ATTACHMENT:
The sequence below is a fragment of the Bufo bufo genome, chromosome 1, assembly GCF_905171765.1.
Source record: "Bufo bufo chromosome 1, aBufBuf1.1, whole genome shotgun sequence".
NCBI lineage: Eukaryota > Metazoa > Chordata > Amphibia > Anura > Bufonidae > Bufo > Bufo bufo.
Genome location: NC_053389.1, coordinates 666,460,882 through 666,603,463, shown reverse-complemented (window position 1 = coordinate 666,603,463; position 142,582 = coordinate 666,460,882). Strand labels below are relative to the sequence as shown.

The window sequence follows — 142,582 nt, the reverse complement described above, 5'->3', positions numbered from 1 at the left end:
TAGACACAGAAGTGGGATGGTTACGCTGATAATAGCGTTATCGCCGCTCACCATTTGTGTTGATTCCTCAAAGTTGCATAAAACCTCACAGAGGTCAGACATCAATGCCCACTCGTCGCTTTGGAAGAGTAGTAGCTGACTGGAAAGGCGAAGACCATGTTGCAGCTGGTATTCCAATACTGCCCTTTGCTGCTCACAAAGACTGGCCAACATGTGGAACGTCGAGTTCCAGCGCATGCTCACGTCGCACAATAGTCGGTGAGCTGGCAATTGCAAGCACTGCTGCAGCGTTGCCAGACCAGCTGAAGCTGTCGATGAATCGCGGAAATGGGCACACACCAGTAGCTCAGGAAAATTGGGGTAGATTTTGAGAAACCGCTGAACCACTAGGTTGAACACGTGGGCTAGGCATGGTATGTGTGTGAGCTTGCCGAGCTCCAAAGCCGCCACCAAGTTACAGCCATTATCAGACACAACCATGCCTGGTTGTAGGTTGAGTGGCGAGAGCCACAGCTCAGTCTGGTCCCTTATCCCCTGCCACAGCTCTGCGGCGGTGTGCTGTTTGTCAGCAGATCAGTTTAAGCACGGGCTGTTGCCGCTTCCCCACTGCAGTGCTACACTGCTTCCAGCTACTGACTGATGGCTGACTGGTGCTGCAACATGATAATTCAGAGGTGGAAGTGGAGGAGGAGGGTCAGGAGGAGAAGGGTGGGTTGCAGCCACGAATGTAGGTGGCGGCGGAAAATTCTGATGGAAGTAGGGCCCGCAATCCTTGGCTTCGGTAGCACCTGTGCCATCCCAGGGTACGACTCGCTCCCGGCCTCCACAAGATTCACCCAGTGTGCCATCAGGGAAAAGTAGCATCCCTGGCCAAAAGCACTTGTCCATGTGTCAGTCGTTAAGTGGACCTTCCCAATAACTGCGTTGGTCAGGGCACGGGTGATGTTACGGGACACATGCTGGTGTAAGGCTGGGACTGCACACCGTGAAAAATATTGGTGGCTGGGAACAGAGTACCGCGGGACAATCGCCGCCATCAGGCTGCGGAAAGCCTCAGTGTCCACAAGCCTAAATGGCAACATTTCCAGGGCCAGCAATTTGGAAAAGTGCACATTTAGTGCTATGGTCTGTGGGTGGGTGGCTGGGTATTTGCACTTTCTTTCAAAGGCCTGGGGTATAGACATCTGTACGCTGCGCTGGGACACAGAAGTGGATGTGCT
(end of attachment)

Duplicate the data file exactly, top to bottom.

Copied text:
The sequence below is a fragment of the Bufo bufo genome, chromosome 1, assembly GCF_905171765.1.
Source record: "Bufo bufo chromosome 1, aBufBuf1.1, whole genome shotgun sequence".
NCBI lineage: Eukaryota > Metazoa > Chordata > Amphibia > Anura > Bufonidae > Bufo > Bufo bufo.
Genome location: NC_053389.1, coordinates 666,460,882 through 666,603,463, shown reverse-complemented (window position 1 = coordinate 666,603,463; position 142,582 = coordinate 666,460,882). Strand labels below are relative to the sequence as shown.

The window sequence follows — 142,582 nt, the reverse complement described above, 5'->3', positions numbered from 1 at the left end:
TAGACACAGAAGTGGGATGGTTACGCTGATAATAGCGTTATCGCCGCTCACCATTTGTGTTGATTCCTCAAAGTTGCATAAAACCTCACAGAGGTCAGACATCAATGCCCACTCGTCGCTTTGGAAGAGTAGTAGCTGACTGGAAAGGCGAAGACCATGTTGCAGCTGGTATTCCAATACTGCCCTTTGCTGCTCACAAAGACTGGCCAACATGTGGAACGTCGAGTTCCAGCGCATGCTCACGTCGCACAATAGTCGGTGAGCTGGCAATTGCAAGCACTGCTGCAGCGTTGCCAGACCAGCTGAAGCTGTCGATGAATCGCGGAAATGGGCACACACCAGTAGCTCAGGAAAATTGGGGTAGATTTTGAGAAACCGCTGAACCACTAGGTTGAACACGTGGGCTAGGCATGGTATGTGTGTGAGCTTGCCGAGCTCCAAAGCCGCCACCAAGTTACAGCCATTATCAGACACAACCATGCCTGGTTGTAGGTTGAGTGGCGAGAGCCACAGCTCAGTCTGGTCCCTTATCCCCTGCCACAGCTCTGCGGCGGTGTGCTGTTTGTCAGCAGATCAGTTTAAGCACGGGCTGTTGCCGCTTCCCCACTGCAGTGCTACACTGCTTCCAGCTACTGACTGATGGCTGACTGGTGCTGCAACATGATAATTCAGAGGTGGAAGTGGAGGAGGAGGGTCAGGAGGAGAAGGGTGGGTTGCAGCCACGAATGTAGGTGGCGGCGGAAAATTCTGATGGAAGTAGGGCCCGCAATCCTTGGCTTCGGTAGCACCTGTGCCATCCCAGGGTACGACTCGCTCCCGGCCTCCACAAGATTCACCCAGTGTGCCATCAGGGAAAAGTAGCATCCCTGGCCAAAAGCACTTGTCCATGTGTCAGTCGTTAAGTGGACCTTCCCAATAACTGCGTTGGTCAGGGCACGGGTGATGTTACGGGACACATGCTGGTGTAAGGCTGGGACTGCACACCGTGAAAAATATTGGTGGCTGGGAACAGAGTACCGCGGGACAATCGCCGCCATCAGGCTGCGGAAAGCCTCAGTGTCCACAAGCCTAAATGGCAACATTTCCAGGGCCAGCAATTTGGAAAAGTGCACATTTAGTGCTATGGTCTGTGGGTGGGTGGCTGGGTATTTGCACTTTCTTTCAAAGGCCTGGGGTATAGACATCTGTACGCTGCGCTGGGACACAGAAGTGGATGTGCT